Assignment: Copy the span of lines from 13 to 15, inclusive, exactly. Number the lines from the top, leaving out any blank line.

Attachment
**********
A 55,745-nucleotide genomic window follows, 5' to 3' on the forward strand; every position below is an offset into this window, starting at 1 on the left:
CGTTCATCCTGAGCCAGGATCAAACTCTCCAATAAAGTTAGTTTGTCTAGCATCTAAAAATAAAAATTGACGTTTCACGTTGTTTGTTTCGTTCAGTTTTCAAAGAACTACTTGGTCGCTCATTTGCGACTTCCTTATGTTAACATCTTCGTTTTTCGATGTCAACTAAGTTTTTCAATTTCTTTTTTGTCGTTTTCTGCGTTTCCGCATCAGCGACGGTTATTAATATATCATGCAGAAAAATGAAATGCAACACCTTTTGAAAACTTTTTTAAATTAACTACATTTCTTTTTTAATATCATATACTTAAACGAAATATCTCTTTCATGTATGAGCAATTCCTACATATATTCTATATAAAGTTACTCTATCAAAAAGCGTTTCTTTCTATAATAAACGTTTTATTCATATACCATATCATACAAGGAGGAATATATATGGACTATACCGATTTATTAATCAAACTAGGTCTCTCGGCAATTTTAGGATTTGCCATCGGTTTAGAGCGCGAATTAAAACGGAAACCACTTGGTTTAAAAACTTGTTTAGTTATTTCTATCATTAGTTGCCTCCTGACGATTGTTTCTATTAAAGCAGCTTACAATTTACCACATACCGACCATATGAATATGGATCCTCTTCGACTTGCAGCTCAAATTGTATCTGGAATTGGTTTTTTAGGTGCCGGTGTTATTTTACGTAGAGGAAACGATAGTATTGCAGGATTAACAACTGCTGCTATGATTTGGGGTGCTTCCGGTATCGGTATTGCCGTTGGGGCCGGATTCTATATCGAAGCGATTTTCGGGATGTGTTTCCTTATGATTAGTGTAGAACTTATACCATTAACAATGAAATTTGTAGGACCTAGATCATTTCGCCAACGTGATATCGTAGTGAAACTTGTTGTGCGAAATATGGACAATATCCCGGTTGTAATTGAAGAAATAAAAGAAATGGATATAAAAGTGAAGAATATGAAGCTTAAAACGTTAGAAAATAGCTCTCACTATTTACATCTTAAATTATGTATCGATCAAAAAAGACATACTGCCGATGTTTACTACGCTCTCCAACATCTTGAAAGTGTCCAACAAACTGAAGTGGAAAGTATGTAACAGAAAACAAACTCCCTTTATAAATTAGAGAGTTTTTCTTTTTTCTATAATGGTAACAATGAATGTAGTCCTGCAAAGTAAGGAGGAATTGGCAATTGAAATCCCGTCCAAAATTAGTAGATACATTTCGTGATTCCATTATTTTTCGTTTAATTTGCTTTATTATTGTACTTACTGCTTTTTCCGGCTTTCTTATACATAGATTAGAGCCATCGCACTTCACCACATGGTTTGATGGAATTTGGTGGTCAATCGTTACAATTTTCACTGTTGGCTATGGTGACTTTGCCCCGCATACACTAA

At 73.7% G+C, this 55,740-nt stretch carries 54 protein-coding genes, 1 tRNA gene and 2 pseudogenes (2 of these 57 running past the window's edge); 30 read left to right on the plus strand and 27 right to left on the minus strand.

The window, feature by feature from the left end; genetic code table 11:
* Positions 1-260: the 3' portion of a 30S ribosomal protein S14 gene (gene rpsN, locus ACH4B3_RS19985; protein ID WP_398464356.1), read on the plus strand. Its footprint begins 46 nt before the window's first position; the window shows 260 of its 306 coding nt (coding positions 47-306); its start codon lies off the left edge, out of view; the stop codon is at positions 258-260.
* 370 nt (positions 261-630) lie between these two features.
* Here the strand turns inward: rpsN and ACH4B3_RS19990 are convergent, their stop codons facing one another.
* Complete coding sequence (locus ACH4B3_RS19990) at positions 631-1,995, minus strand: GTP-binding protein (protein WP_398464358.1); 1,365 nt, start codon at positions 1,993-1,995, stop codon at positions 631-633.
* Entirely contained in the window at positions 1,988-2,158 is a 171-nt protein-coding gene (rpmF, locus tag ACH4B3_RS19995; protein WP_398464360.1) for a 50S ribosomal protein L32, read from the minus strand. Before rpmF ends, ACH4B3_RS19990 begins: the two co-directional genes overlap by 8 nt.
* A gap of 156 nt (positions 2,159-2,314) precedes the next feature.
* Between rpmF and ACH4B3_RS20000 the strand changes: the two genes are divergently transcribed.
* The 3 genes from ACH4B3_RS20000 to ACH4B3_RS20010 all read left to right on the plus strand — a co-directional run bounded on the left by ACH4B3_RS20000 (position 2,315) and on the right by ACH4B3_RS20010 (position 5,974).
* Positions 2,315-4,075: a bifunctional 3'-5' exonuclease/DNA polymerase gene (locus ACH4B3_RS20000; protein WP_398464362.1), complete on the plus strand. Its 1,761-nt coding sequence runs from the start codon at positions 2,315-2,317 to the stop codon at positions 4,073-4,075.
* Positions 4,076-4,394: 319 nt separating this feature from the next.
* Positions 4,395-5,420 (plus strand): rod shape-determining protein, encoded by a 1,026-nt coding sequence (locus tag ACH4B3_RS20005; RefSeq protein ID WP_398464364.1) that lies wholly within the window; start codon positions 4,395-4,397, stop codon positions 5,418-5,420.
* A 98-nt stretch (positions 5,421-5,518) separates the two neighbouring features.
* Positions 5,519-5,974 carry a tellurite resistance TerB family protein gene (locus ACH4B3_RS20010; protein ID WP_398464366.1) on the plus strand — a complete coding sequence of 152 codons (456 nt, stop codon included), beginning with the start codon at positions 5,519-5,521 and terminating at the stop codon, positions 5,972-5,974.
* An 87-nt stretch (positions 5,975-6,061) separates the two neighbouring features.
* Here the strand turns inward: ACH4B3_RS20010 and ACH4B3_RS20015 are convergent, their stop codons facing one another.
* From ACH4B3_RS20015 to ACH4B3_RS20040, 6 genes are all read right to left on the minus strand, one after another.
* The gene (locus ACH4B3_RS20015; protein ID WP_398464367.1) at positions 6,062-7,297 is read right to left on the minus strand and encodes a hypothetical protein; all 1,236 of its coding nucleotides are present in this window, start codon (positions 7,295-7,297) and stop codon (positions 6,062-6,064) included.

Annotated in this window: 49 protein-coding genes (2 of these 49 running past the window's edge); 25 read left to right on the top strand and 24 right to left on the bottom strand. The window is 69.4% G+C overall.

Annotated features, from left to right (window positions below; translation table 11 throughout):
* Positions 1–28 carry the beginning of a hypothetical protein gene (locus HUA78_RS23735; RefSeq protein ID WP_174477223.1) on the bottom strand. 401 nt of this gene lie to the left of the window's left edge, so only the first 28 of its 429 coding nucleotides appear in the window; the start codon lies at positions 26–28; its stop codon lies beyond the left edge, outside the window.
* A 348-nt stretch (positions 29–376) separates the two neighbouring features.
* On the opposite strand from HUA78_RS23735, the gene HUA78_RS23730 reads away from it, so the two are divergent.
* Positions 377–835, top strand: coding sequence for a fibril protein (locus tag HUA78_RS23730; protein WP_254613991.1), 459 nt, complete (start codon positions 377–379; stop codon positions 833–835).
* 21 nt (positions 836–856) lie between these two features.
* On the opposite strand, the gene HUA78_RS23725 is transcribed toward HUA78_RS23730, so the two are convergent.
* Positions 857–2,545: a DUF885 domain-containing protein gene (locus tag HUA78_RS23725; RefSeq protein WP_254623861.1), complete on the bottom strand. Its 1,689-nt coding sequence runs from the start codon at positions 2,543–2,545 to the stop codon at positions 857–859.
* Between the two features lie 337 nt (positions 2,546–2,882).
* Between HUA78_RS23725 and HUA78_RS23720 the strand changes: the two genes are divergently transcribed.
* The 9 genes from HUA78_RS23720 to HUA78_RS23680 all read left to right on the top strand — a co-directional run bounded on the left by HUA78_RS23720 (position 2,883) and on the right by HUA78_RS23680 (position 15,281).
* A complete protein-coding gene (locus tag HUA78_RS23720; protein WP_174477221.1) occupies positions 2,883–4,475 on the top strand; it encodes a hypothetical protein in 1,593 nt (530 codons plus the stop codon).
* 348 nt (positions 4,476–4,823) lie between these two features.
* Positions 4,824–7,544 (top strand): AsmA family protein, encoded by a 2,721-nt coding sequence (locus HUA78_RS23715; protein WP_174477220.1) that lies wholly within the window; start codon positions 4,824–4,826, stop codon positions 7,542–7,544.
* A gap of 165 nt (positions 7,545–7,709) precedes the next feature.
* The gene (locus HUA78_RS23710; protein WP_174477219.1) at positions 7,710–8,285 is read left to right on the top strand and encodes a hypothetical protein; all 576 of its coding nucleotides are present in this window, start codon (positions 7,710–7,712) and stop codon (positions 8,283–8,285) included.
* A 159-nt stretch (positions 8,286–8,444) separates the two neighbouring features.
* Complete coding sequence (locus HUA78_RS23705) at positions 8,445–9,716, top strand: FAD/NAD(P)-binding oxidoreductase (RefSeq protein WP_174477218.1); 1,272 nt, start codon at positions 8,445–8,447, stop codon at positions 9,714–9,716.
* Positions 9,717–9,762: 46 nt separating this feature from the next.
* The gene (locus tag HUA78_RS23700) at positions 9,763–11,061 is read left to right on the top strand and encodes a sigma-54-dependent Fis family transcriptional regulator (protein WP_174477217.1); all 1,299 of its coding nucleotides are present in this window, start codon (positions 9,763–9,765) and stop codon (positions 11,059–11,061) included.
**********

* Positions 2,315-4,075: a bifunctional 3'-5' exonuclease/DNA polymerase gene (locus ACH4B3_RS20000; protein WP_398464362.1), complete on the plus strand. Its 1,761-nt coding sequence runs from the start codon at positions 2,315-2,317 to the stop codon at positions 4,073-4,075.
* Positions 4,076-4,394: 319 nt separating this feature from the next.
* Positions 4,395-5,420 (plus strand): rod shape-determining protein, encoded by a 1,026-nt coding sequence (locus tag ACH4B3_RS20005; RefSeq protein ID WP_398464364.1) that lies wholly within the window; start codon positions 4,395-4,397, stop codon positions 5,418-5,420.